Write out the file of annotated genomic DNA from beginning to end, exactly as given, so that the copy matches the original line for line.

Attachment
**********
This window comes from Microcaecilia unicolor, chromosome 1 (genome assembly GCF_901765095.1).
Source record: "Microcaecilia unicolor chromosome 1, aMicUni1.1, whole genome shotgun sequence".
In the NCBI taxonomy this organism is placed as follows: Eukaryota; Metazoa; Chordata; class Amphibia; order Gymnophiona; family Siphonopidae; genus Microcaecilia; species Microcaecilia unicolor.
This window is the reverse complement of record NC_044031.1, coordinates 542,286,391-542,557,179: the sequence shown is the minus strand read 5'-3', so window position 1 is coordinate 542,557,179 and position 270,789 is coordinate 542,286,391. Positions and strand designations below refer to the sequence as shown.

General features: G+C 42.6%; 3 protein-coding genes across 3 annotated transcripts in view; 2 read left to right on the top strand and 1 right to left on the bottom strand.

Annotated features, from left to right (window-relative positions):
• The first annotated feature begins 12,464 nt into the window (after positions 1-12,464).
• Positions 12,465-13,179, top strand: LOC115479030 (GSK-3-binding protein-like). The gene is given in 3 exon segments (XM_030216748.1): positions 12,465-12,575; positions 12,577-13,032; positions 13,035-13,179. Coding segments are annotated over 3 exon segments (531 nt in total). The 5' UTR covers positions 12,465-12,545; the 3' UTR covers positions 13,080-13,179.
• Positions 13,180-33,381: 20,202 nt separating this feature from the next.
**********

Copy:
This window comes from Microcaecilia unicolor, chromosome 1 (genome assembly GCF_901765095.1).
Source record: "Microcaecilia unicolor chromosome 1, aMicUni1.1, whole genome shotgun sequence".
In the NCBI taxonomy this organism is placed as follows: Eukaryota; Metazoa; Chordata; class Amphibia; order Gymnophiona; family Siphonopidae; genus Microcaecilia; species Microcaecilia unicolor.
This window is the reverse complement of record NC_044031.1, coordinates 542,286,391-542,557,179: the sequence shown is the minus strand read 5'-3', so window position 1 is coordinate 542,557,179 and position 270,789 is coordinate 542,286,391. Positions and strand designations below refer to the sequence as shown.

General features: G+C 42.6%; 3 protein-coding genes across 3 annotated transcripts in view; 2 read left to right on the top strand and 1 right to left on the bottom strand.

Annotated features, from left to right (window-relative positions):
• The first annotated feature begins 12,464 nt into the window (after positions 1-12,464).
• Positions 12,465-13,179, top strand: LOC115479030 (GSK-3-binding protein-like). The gene is given in 3 exon segments (XM_030216748.1): positions 12,465-12,575; positions 12,577-13,032; positions 13,035-13,179. Coding segments are annotated over 3 exon segments (531 nt in total). The 5' UTR covers positions 12,465-12,545; the 3' UTR covers positions 13,080-13,179.
• Positions 13,180-33,381: 20,202 nt separating this feature from the next.